Having considered the Ninth Circuit’s decision in Malta-Espinoza v. Gonzales, as well as Supreme Court and other circuit court authority, we respectfully conclude that our decision in Matter of Malta is correct, and we will continue to adhere to our precedent in cases arising outside of the NinthCircuit. ApplyingMatterofMaltatotherespondent’scase,weholdthat his stalking offense for harassing conduct in violation section 646.9(b) of the California Penal Code involved a substantial risk of the intentional use of physical force during the course of its commission and, consequently, is a crime of violence under 18 U.S.C. § 16(b). Because the respondent was sentenced to more than a year of imprisonment, he has been convicted of an aggravated felonyand is therefore ineligible for a section 212(h) waiver. Accordingly, the DHS’s appeal will be sustained and the respondent will be ordered removed from the United States.

ORDER: The appeal of the Department of Homeland Security is sustained.

FURTHER ORDER: The respondent is ordered removed from the United States to India.

[1] The respondent also has a June 2008 conviction for petty theft and other arrests, but only the stalking conviction is relevant to the issues before us on appeal.

[2] Because the respondent is removable as a result of his crime involving moral turpitude, he will be removed unless he is granted some form of relief. As an applicant for relief, the respondent bears the burden of proving all the facts required to establish his eligibility. 8 C.F.R. § 1240.8(d). Furthermore, where the evidence indicates that a ground for mandatory denial of an application for relief may apply, the applicant has the burden of demonstrating by a preponderance of the evidence that such grounds do not apply. Id. Thus, in the context of a section 212(h) waiver, where the evidence indicates that the applicant has a conviction for an offense that may qualify as an aggravated felony and thus preclude eligibility, the applicant cannot qualify for relief unless he establishes by a preponderance of the evidence that the offense is not an aggravated felony. See Salemv.Holder,647F.3d111,115-17(4thCir.2011). Specifically, the respondent has the burden to show that his stalking offense is not an aggravated felony. See id.; 8 C.F.R. § 1240.8(d).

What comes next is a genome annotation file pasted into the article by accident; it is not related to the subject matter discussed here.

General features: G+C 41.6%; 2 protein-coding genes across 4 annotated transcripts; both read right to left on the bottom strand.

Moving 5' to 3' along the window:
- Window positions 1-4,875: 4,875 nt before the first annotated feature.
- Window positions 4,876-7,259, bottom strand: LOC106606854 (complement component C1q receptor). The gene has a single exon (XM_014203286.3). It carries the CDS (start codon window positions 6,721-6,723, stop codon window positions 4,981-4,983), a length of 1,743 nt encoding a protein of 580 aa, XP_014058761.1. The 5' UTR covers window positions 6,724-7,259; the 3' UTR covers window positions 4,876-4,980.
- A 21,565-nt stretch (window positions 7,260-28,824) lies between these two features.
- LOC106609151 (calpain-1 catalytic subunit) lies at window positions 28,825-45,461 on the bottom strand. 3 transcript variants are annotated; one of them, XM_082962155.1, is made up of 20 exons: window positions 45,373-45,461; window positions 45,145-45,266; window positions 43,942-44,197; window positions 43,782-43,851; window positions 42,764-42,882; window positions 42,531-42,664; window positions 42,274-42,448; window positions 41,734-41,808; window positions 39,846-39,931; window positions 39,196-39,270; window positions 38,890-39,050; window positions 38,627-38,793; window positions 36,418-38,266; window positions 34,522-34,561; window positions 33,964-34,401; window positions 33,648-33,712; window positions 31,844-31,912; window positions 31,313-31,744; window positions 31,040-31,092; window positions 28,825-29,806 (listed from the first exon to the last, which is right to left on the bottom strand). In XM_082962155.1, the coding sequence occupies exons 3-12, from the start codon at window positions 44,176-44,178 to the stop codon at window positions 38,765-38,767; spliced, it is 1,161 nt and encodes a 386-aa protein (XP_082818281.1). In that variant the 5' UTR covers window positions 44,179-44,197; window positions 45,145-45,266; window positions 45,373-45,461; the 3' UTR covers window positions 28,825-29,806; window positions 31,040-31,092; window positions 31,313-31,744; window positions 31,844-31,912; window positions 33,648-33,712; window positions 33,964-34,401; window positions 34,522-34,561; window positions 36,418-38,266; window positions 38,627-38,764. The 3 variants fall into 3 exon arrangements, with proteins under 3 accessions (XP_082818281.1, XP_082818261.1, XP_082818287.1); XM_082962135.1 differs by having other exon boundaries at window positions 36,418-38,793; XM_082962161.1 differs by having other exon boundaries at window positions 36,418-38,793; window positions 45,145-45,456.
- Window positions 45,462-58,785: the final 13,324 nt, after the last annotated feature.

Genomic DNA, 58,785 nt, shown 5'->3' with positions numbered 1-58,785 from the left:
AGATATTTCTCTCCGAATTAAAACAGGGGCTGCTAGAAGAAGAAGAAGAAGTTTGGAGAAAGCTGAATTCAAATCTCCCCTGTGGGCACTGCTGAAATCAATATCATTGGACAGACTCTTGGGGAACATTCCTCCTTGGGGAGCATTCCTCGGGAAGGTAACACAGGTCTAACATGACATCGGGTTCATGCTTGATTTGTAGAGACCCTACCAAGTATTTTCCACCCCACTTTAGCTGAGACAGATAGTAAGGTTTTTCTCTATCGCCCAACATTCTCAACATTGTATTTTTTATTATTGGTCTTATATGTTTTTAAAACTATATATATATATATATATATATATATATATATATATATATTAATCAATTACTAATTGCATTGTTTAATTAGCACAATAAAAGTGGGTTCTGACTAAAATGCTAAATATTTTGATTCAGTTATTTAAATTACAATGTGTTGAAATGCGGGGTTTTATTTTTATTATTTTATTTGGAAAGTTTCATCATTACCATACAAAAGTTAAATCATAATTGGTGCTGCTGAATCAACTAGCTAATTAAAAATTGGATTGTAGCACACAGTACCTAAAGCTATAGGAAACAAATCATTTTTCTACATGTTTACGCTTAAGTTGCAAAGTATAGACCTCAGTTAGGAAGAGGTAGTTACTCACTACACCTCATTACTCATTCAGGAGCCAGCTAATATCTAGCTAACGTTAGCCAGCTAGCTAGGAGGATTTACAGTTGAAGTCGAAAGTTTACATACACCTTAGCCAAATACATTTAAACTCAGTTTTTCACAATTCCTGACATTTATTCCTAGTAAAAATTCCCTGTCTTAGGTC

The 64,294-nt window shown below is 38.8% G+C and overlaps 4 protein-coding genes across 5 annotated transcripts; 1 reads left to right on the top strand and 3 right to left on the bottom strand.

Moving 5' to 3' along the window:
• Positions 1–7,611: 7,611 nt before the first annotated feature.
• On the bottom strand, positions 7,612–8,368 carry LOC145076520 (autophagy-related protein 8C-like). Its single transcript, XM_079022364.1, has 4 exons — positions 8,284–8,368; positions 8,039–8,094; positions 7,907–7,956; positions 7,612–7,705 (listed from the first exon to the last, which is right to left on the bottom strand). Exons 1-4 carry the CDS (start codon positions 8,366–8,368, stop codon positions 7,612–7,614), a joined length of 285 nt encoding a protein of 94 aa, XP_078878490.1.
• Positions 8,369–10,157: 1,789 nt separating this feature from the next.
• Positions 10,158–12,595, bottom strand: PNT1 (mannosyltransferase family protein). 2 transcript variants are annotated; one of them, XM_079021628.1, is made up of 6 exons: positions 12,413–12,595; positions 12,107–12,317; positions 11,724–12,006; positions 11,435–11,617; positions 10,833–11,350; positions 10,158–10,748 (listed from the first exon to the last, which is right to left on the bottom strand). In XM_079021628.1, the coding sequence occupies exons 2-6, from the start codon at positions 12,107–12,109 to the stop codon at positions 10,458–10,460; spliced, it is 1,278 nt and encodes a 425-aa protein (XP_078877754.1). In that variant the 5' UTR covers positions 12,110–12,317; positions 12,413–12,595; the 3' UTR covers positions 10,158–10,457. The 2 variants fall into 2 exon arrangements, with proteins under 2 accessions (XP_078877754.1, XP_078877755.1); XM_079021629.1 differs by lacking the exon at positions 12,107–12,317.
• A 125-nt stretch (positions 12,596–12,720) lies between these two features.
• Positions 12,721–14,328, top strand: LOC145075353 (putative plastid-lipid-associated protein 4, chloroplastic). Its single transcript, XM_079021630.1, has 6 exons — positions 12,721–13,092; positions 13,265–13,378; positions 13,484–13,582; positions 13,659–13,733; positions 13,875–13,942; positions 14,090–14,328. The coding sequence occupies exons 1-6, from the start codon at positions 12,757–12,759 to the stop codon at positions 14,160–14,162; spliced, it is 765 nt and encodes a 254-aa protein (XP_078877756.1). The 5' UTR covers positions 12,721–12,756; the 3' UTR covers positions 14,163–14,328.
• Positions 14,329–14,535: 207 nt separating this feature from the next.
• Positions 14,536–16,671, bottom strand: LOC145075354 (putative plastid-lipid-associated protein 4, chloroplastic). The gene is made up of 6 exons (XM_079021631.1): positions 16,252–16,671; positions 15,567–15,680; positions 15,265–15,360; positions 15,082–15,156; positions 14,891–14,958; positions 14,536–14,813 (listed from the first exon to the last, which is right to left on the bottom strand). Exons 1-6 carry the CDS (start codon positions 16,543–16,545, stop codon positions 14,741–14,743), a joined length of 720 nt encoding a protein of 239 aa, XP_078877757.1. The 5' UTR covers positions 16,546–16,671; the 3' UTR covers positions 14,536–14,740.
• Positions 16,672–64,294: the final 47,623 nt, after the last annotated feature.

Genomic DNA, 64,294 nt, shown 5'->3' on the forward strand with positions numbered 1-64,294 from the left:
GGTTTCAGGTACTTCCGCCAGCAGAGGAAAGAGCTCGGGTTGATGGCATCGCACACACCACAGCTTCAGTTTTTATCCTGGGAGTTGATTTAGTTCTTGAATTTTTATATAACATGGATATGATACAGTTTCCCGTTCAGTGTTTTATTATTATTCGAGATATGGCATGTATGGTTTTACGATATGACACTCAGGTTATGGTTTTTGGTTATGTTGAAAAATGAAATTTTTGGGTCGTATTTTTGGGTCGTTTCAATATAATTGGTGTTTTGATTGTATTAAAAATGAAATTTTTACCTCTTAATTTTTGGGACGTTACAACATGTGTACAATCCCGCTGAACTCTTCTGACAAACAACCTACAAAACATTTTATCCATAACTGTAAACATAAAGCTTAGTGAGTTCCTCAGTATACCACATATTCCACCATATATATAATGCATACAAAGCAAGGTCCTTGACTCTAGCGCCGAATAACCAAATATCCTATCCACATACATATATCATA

[3] Under 18 U.S.C. § 924(e)(2)(B)(ii), an offense is considered a “violent felony” if it is a crime punishable by more than 1 year of imprisonment and “is burglary, arson, or extortion, involves use of explosives, or otherwise involves conduct that presents a serious potential risk of physical injury to another.” (Emphasis added.) This language is similar to 18 U.S.C. § 16(b), which provides that a “crime of violence” means “any other offense that is a felony and that, by its nature, involves a substantial risk that physical force against the person or property of another may be used in the course of committing the offense.”